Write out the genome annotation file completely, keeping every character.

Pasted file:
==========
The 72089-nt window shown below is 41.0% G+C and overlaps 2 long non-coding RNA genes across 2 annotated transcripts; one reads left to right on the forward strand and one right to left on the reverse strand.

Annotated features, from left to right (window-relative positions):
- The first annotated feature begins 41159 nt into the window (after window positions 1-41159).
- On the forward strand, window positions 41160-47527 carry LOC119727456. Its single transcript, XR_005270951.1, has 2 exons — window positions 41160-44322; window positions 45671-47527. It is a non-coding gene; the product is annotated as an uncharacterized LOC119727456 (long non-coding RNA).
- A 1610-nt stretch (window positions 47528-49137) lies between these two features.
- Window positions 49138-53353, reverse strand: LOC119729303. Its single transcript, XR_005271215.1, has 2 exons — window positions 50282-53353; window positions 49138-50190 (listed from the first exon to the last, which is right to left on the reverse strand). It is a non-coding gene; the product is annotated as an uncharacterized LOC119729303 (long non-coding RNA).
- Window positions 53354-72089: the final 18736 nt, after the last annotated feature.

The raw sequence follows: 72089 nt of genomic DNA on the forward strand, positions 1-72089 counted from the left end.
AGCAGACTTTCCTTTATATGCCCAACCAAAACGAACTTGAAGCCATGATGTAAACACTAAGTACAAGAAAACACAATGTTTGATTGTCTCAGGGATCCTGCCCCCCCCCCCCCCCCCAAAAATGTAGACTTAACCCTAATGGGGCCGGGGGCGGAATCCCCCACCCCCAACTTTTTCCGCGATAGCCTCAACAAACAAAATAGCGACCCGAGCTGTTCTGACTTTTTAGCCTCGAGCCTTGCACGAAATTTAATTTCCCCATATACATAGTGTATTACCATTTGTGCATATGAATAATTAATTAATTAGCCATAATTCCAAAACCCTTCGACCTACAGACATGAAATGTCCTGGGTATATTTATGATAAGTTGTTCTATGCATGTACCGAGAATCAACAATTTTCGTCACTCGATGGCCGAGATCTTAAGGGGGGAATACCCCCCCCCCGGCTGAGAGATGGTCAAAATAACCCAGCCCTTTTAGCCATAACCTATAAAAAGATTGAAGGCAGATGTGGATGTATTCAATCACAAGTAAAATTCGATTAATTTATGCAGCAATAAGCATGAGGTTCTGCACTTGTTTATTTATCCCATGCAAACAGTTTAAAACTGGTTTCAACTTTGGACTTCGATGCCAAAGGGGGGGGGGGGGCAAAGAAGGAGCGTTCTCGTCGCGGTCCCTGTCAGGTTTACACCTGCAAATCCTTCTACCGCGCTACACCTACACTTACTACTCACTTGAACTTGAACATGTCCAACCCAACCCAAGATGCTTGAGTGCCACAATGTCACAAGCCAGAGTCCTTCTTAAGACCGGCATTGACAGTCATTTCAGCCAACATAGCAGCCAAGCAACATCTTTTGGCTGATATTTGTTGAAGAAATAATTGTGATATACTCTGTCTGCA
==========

The 72089-nt window shown below is 41.0% G+C and overlaps 2 long non-coding RNA genes across 2 annotated transcripts; one reads left to right on the forward strand and one right to left on the reverse strand.

Annotated features, from left to right (window-relative positions):
- The first annotated feature begins 41159 nt into the window (after window positions 1-41159).
- On the forward strand, window positions 41160-47527 carry LOC119727456. Its single transcript, XR_005270951.1, has 2 exons — window positions 41160-44322; window positions 45671-47527. It is a non-coding gene; the product is annotated as an uncharacterized LOC119727456 (long non-coding RNA).
- A 1610-nt stretch (window positions 47528-49137) lies between these two features.
- Window positions 49138-53353, reverse strand: LOC119729303. Its single transcript, XR_005271215.1, has 2 exons — window positions 50282-53353; window positions 49138-50190 (listed from the first exon to the last, which is right to left on the reverse strand). It is a non-coding gene; the product is annotated as an uncharacterized LOC119729303 (long non-coding RNA).
- Window positions 53354-72089: the final 18736 nt, after the last annotated feature.

The raw sequence follows: 72089 nt of genomic DNA on the forward strand, positions 1-72089 counted from the left end.
AGCAGACTTTCCTTTATATGCCCAACCAAAACGAACTTGAAGCCATGATGTAAACACTAAGTACAAGAAAACACAATGTTTGATTGTCTCAGGGATCCTGCCCCCCCCCCCCCCCCCAAAAATGTAGACTTAACCCTAATGGGGCCGGGGGCGGAATCCCCCACCCCCAACTTTTTCCGCGATAGCCTCAACAAACAAAATAGCGACCCGAGCTGTTCTGACTTTTTAGCCTCGAGCCTTGCACGAAATTTAATTTCCCCATATACATAGTGTATTACCATTTGTGCATATGAATAATTAATTAATTAGCCATAATTCCAAAACCCTTCGACCTACAGACATGAAATGTCCTGGGTATATTTATGATAAGTTGTTCTATGCATGTACCGAGAATCAACAATTTTCGTCACTCGATGGCCGAGATCTTAAGGGGGGAATACCCCCCCCCCGGCTGAGAGATGGTCAAAATAACCCAGCCCTTTTAGCCATAACCTATAAAAAGATTGAAGGCAGATGTGGATGTATTCAATCACAAGTAAAATTCGATTAATTTATGCAGCAATAAGCATGAGGTTCTGCACTTGTTTATTTATCCCATGCAAACAGTTTAAAACTGGTTTCAACTTTGGACTTCGATGCCAAAGGGGGGGGGGGGGCAAAGAAGGAGCGTTCTCGTCGCGGTCCCTGTCAGGTTTACACCTGCAAATCCTTCTACCGCGCTACACCTACACTTACTACTCACTTGAACTTGAACATGTCCAACCCAACCCAAGATGCTTGAGTGCCACAATGTCACAAGCCAGAGTCCTTCTTAAGACCGGCATTGACAGTCATTTCAGCCAACATAGCAGCCAAGCAACATCTTTTGGCTGATATTTGTTGAAGAAATAATTGTGATATACTCTGTCTGCA